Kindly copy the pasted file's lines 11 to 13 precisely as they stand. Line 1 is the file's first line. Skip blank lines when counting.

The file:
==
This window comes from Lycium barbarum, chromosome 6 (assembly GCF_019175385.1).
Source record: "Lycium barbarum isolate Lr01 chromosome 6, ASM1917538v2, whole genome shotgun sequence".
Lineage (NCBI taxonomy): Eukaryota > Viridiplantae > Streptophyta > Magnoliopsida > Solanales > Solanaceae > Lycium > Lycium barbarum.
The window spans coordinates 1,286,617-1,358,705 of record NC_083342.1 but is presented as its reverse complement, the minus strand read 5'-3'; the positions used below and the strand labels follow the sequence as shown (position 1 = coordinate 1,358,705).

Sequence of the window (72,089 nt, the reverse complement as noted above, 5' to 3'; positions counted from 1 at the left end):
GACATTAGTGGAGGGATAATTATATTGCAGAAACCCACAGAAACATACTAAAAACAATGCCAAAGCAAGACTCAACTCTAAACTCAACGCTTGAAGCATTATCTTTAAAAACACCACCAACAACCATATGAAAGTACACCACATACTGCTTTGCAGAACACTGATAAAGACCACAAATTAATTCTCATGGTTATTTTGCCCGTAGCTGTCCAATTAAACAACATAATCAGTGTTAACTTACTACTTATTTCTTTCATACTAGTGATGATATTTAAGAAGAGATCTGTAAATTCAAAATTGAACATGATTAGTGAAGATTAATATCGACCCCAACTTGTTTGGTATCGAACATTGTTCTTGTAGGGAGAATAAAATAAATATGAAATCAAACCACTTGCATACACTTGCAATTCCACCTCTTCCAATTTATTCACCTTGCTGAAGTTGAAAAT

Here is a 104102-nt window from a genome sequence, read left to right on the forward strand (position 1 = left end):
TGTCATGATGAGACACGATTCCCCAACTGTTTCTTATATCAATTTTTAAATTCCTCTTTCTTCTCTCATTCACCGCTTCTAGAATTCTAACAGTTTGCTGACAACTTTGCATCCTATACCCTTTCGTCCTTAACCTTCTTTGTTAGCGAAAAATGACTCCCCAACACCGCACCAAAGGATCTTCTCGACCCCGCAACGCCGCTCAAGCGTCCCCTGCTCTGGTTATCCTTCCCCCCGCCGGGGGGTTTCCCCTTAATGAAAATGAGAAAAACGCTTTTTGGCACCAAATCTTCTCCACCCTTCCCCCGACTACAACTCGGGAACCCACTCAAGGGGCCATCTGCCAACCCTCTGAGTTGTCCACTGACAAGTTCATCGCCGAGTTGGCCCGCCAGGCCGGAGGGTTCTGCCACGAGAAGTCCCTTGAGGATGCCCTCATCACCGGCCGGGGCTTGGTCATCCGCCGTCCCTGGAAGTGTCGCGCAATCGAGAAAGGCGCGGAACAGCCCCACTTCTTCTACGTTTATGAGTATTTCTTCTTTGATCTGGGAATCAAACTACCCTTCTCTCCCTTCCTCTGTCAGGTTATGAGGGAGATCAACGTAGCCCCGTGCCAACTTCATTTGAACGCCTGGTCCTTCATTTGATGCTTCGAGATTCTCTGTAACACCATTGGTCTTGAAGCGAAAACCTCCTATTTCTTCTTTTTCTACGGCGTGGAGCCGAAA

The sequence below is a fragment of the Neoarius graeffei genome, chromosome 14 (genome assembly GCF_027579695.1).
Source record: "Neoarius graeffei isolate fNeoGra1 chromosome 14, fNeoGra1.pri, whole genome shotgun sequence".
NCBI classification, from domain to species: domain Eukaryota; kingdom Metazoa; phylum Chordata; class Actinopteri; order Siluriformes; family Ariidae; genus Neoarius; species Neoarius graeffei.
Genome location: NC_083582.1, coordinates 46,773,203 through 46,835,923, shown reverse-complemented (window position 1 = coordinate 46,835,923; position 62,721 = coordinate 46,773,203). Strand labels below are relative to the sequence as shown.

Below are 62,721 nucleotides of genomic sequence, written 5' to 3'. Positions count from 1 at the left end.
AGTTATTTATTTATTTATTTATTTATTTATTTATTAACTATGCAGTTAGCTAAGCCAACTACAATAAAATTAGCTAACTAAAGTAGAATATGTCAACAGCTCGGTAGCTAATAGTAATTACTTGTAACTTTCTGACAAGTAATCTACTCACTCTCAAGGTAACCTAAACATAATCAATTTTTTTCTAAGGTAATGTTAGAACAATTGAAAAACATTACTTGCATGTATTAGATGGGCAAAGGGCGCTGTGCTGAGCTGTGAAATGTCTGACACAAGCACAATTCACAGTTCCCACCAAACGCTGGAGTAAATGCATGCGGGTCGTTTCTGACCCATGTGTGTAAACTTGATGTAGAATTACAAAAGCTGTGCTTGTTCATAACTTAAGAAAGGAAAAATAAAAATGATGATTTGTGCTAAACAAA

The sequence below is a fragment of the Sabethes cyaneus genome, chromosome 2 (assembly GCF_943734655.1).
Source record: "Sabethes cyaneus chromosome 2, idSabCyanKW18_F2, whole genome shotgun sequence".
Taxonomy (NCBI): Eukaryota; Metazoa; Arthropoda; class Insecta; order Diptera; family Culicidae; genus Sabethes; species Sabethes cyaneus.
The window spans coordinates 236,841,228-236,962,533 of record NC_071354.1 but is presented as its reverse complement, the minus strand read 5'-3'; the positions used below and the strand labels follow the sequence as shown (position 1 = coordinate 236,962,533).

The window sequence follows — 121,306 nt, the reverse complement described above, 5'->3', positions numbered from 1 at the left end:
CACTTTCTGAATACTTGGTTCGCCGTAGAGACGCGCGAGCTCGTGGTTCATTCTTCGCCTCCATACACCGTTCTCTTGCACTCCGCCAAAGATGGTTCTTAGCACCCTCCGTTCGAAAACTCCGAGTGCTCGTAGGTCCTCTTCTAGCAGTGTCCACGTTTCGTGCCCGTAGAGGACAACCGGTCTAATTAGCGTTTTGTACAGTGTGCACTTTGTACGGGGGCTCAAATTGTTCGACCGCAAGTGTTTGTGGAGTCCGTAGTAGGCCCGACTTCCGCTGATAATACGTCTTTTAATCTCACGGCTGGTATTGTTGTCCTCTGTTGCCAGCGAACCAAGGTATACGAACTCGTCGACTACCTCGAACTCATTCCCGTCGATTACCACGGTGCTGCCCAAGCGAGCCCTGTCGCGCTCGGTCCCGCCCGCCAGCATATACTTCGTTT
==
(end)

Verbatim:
NCBI classification, from domain to species: domain Eukaryota; kingdom Metazoa; phylum Chordata; class Actinopteri; order Siluriformes; family Ariidae; genus Neoarius; species Neoarius graeffei.
Genome location: NC_083582.1, coordinates 46,773,203 through 46,835,923, shown reverse-complemented (window position 1 = coordinate 46,835,923; position 62,721 = coordinate 46,773,203). Strand labels below are relative to the sequence as shown.

Below are 62,721 nucleotides of genomic sequence, written 5' to 3'. Positions count from 1 at the left end.